Shortly after wrapping his new album, Nashville, Josh Rouse left Nashville and moved to Spain, ending nearly a decade in Music City. A little time in Europe will likely alter Rouse's rich, soulful folk-pop sound significantly, because he tends to incorporate whatever style he gets into, and there's no shortage of new styles to absorb overseas. If so, Nashville makes a fine summation of Rouse's career to date. The lo-fi, twangy slacker tales of his 1998 debut Dressed Up Like Nebraska return on "Middle School Frown," the living-room Cure/Smiths homages of Home show up on "Winter In The Hamptons" and "Carolina," the densely heartbroken soundscapes of Under Cold Blue Stars appear on "My Love Has Gone," and the good-time retro-pop of 1972 resurfaces on "Why Won't You Tell Me What."

Out of the context of 1972, simple lyrics like "it's the nighttime, baby / don't let go of my love" sound a little wan, but Rouse makes up for it elsewhere. "Middle School Frown" is one of Rouse's most vividly bittersweet story-sketches: over an arrangement that sounds like Phil Spector producing Aztec Camera, Rouse recalls a punker friend he betrayed back in 1983, when he was the new kid in town and afraid to be different. With "Winter In The Hamptons," elastic guitars and cascading rhythms run under a set of lines about vacationing sophisticates, culminating in the piercing, multilayered line "put on your hat / because the forecast is rain clouds."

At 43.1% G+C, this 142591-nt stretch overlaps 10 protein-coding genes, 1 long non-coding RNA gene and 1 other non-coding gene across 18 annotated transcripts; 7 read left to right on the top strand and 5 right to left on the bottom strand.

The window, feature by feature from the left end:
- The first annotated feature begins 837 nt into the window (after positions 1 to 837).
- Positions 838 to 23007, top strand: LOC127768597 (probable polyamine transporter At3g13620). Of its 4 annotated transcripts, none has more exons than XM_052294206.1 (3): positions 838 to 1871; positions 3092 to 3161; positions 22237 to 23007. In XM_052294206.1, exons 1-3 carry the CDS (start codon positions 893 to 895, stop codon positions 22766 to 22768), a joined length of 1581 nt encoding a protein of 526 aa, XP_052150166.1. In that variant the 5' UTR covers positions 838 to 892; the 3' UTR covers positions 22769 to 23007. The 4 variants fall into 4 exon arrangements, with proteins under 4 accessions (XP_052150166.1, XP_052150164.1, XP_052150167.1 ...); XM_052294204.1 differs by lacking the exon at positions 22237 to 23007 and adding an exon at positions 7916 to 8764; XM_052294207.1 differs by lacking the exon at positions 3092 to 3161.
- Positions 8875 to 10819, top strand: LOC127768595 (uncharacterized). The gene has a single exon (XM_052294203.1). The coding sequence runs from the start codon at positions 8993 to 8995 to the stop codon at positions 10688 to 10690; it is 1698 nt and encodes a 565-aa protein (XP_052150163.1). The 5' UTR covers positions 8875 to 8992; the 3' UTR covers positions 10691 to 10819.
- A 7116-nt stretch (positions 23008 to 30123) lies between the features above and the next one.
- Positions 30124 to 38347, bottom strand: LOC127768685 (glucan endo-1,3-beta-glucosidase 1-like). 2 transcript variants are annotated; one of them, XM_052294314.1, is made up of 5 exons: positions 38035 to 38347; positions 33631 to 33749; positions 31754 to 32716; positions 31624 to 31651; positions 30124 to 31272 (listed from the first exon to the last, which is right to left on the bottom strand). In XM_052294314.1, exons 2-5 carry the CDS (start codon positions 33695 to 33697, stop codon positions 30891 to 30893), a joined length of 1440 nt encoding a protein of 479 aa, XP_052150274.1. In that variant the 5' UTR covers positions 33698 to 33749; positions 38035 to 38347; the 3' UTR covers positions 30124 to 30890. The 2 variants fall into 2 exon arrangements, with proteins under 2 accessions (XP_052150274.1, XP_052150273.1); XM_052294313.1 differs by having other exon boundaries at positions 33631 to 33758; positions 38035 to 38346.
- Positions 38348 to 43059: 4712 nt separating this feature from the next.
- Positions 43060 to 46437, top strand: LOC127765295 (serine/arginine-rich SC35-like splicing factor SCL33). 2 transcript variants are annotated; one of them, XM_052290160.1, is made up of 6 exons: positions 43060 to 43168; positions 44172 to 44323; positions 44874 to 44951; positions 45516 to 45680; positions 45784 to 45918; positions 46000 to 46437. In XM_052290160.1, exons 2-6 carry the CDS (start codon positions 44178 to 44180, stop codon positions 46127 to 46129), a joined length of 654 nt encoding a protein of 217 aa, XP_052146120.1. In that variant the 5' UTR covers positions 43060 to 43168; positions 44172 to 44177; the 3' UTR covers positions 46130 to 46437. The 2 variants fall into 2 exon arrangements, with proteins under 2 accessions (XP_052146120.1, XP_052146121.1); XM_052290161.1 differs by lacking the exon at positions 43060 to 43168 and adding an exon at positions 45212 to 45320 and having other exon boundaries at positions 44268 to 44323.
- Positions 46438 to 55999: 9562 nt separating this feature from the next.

Rouse's primary gift remains his easy-flowing melodies, which are coaxed along by his cherubic rasp. On "Streetlights," Rouse sounds like he's picking out a tune on the spot and following it through two or three note-perfect permutations, while "Saturday" drifts idly through ruminations on homesickness over a melodic line that's both humble and hummable. "Saturday" follows its sister song, "My Love Has Gone," with its litany of post-breakup moments—"I sleep with the TV on," Rouse admits—and after those two, Nashville sort of peters to a close. The final three tracks have a closet-cleaning feel; they don't really fit the charmingly doleful tone of the rest of the record, and the album-closer "Life" especially tries too hard to be a grand summation. But that's okay. Unlike a lot of his contemporaries, Rouse has maintained a workable pace of one short album roughly every 18 months, which reduces both the fuss and the filler. He doesn't dither much; he just checks in and moves on, as reliable as a railroad.